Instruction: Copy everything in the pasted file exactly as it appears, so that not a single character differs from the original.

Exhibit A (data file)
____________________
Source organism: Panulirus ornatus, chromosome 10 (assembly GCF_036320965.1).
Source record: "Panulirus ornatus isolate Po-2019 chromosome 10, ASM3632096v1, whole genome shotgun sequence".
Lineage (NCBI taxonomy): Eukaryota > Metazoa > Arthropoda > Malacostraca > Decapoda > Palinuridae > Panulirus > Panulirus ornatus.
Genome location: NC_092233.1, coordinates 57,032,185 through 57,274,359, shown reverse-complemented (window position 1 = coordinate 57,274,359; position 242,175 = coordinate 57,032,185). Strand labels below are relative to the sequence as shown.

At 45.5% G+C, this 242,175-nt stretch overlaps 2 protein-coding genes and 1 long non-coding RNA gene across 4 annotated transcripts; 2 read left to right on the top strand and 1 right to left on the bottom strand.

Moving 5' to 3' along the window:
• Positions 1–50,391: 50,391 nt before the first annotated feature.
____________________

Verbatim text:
Source organism: Panulirus ornatus, chromosome 10 (assembly GCF_036320965.1).
Source record: "Panulirus ornatus isolate Po-2019 chromosome 10, ASM3632096v1, whole genome shotgun sequence".
Lineage (NCBI taxonomy): Eukaryota > Metazoa > Arthropoda > Malacostraca > Decapoda > Palinuridae > Panulirus > Panulirus ornatus.
Genome location: NC_092233.1, coordinates 57,032,185 through 57,274,359, shown reverse-complemented (window position 1 = coordinate 57,274,359; position 242,175 = coordinate 57,032,185). Strand labels below are relative to the sequence as shown.

At 45.5% G+C, this 242,175-nt stretch overlaps 2 protein-coding genes and 1 long non-coding RNA gene across 4 annotated transcripts; 2 read left to right on the top strand and 1 right to left on the bottom strand.

Moving 5' to 3' along the window:
• Positions 1–50,391: 50,391 nt before the first annotated feature.